Whether, and how, the new character will be integrated on German computer keyboards remains unclear.
It is treated as an informational piece and in the accompanying image, which is reproduced here, examples are given of the new letter. Reading the Irish Times article one is given the impression that this is an essentially unwanted and quixotic move by unnamed groups. But note that by contrast The Local article points to the status quo ante ‘forcing typographers to find creative ways [to render] the letter in advertisements and street signs where words are all capitalized, for example’.
Wikipedia notes that for the ‘sharp s’:
Also, the es-zett or scharfes S (ß) is used. It exists only in a lowercase version since it can never occur at the beginning of a word (there are a few loan words starting with an s followed by a z (e.g. Szegediner Krautfleisch but that is not the same as the es-zett which counts as one letter).
In all caps it is converted to SS, while in Switzerland ß is not used at all, but ss instead. This gives rise to ambiguities, albeit extremely rarely; the most commonly cited such case is that of “in Maßen” (in moderation) vs. in Massen (en masse). For all caps usage, an uppercase ß had been postulated since 1879 and was officially introduced in 2008 into Unicode 5.1 as U+1E9E (HTML: ẞ), although a definite form hasn’t been found yet.
So while not a matter of the utmost urgency it does have a relevance to actual design problems.
That this move also has significant economic implications is glossed over in an attempt to be humorous. Firstly there is the necessity to rework alphabets to incorporate the new letter, a process that while far from difficult will take time. Secondly there is the ‘integration on German computer keyboards’ that will be a corollary of any such incorporation. Again, that too will take time. Even today well over half a decade since the introduction of the euro the integration of that character on keyboards and, more importantly, software is remarkably inconsistent. So whatever decision is taken ultimately about the implementation of this it seems likely that it will remain a source of contention to some degree for some years to come. But this is hardly unexpected. Language and alphabets have an organic vitality about them as they change through custom and usage. The illusion that they are static is just that, an illusion. And herein lies a paradox, because this attempt to provide a ‘solution’ for the “sharp s” ß is in itself both a bid to provide what Quentin Newark has described as ‘a rationalisation…fulled by the modernist drive for universality’ and a means of – in the short to medium term – producing a chaotic disruption to the already prevailing rationalisations. It is not quite a typographic example of the concept ‘that in order to save the village we had to destroy it’, indeed a better case could be made for the idea that ‘if it ain’t broke don’t fix it’. But it does demonstrate the effective truth that Ferdinand Saussare pointed to (and that Newark restates) when he argued that shape of letters and the sounds they represent are locked in an entirely arbitrary relationship. And without question this relationship expands to encompass the use and application of those letter forms.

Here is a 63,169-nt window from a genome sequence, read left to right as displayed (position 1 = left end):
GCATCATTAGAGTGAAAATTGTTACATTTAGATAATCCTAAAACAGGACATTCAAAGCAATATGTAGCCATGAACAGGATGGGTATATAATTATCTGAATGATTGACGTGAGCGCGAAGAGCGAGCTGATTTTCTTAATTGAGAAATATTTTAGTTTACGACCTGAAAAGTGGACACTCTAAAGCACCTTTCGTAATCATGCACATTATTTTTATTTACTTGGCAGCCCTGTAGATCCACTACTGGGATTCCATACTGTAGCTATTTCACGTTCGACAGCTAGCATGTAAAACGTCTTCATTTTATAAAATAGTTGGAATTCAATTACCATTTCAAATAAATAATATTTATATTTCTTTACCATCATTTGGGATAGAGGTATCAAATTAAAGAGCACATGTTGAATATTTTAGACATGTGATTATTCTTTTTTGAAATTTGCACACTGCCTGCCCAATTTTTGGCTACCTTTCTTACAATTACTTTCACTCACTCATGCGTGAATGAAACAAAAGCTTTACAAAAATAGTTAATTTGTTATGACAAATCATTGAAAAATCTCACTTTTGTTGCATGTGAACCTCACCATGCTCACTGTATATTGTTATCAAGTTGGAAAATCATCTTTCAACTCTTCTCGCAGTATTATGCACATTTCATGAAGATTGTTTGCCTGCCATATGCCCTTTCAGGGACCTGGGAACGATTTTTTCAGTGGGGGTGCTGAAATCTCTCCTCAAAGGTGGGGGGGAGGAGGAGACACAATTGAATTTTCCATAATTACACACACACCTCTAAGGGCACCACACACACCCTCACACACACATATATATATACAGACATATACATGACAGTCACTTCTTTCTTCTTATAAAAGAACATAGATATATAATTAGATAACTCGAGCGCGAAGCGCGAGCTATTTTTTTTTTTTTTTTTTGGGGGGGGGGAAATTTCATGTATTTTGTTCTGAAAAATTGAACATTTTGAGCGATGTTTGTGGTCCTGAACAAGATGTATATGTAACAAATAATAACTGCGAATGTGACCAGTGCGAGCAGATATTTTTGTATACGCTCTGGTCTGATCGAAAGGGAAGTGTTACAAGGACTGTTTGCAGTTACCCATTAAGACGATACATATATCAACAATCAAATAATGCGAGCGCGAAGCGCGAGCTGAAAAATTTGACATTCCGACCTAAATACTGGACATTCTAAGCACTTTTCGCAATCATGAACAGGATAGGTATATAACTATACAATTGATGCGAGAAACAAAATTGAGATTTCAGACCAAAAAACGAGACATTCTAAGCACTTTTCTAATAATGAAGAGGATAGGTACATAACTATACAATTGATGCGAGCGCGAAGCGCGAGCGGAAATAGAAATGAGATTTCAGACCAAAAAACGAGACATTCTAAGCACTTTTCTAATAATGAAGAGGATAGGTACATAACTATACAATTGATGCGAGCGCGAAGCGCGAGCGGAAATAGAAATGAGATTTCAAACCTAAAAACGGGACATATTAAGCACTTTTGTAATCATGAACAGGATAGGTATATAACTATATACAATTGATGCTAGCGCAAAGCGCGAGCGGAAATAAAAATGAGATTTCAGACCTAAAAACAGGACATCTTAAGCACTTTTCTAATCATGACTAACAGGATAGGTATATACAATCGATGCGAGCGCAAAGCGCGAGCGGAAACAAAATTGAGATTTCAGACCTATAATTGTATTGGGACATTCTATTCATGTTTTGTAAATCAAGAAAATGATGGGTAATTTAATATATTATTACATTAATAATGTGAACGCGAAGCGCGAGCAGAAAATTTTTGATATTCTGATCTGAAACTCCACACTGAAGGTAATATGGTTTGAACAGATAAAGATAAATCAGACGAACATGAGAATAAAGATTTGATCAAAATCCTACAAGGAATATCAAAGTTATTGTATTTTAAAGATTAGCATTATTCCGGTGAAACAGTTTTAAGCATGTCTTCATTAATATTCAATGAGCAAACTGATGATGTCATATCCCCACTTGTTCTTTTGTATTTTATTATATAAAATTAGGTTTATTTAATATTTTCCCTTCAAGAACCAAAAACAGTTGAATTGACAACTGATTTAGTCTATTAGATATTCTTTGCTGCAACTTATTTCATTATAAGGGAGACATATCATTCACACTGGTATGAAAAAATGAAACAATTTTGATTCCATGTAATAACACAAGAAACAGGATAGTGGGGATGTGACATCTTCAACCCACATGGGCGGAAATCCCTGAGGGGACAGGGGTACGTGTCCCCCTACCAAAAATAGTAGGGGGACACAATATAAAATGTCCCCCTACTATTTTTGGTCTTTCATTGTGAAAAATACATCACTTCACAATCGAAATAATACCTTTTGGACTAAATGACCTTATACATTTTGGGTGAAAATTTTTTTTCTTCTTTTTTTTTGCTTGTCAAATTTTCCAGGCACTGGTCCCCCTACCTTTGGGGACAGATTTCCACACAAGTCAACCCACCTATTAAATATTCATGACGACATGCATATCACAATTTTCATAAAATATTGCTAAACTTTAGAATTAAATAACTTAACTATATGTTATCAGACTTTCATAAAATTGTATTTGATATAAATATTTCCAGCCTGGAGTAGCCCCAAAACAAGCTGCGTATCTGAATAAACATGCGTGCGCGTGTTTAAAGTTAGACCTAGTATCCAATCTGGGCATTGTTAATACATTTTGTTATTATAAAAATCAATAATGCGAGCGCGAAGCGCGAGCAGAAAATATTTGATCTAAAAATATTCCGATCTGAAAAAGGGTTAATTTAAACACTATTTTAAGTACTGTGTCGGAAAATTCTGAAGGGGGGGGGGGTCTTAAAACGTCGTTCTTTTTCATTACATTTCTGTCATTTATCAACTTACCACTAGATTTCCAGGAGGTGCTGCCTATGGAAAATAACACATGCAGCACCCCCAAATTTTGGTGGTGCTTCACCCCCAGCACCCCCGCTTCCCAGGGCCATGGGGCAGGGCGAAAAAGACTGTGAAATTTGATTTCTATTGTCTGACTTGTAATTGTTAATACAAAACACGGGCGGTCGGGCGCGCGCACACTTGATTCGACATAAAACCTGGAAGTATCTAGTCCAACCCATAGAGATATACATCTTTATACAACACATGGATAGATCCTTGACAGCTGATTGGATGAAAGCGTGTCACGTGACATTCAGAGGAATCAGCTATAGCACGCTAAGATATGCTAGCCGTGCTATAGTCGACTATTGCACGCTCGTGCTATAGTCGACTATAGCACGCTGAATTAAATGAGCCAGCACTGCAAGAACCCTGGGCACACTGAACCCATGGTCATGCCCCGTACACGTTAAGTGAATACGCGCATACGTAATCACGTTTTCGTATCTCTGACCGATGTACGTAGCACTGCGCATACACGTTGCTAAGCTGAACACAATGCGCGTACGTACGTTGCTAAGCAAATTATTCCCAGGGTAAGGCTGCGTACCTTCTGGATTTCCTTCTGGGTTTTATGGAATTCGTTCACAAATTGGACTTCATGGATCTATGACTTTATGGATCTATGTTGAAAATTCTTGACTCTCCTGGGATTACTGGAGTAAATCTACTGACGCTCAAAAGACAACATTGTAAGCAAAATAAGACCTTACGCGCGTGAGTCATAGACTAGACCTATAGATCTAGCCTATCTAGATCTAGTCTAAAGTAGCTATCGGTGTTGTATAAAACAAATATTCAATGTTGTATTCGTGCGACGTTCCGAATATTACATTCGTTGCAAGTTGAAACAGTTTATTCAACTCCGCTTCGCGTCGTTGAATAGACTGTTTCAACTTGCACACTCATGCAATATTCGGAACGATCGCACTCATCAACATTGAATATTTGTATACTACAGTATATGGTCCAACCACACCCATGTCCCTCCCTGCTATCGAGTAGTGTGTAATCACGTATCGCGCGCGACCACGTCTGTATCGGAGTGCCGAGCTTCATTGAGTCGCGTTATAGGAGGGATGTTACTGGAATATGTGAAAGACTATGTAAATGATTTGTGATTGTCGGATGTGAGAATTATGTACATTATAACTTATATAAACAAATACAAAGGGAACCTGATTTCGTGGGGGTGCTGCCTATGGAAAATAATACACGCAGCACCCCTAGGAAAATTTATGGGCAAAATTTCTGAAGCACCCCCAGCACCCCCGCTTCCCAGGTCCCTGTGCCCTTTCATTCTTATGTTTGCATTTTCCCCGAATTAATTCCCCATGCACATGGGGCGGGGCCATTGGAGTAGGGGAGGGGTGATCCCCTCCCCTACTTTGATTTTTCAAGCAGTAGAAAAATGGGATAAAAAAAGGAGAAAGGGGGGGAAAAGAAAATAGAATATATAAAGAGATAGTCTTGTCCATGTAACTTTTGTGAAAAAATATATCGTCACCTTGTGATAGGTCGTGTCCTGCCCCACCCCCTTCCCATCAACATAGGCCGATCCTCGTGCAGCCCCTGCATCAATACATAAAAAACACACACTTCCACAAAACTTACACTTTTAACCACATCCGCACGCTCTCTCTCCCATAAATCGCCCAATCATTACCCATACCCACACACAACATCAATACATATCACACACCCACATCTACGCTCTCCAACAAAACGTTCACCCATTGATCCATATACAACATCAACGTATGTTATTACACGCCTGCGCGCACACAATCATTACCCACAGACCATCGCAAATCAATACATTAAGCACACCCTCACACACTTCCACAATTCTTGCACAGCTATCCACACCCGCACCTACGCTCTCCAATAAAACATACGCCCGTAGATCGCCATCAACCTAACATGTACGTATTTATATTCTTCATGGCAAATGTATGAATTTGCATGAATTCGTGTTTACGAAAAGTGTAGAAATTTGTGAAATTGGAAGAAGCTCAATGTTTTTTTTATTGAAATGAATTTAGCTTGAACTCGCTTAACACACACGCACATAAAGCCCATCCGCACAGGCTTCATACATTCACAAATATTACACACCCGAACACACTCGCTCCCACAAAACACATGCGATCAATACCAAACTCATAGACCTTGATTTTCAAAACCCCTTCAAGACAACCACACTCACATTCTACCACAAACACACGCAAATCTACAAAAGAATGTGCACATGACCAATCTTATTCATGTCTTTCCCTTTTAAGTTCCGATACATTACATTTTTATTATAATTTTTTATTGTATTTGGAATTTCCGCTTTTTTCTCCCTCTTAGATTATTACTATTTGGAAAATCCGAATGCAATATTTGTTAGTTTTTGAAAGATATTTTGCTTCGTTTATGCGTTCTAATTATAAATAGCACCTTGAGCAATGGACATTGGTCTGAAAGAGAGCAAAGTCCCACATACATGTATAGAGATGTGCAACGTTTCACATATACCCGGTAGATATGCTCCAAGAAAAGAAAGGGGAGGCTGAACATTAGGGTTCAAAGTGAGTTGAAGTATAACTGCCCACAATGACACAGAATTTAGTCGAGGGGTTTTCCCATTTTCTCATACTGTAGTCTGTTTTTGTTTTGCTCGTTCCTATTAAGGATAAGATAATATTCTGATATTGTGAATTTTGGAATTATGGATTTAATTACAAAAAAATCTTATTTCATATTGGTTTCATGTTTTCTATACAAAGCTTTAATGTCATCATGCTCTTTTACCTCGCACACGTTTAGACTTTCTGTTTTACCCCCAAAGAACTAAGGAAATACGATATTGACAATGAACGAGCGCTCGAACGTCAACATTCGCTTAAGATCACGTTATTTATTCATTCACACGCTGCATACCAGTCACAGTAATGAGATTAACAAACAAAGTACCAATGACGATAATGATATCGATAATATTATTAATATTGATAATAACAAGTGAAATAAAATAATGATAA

And with those thoughts in mind, isn’t it reasonable to point at the underlying narrative in the Irish Times article? In this instance, as with other examples, this narrative proposes that design is essentially a frivolous endeavour only of interest when it has a clear cut economic or humorous element. Surely this diminishes consideration of these matters and does design and design issues a significant disservice.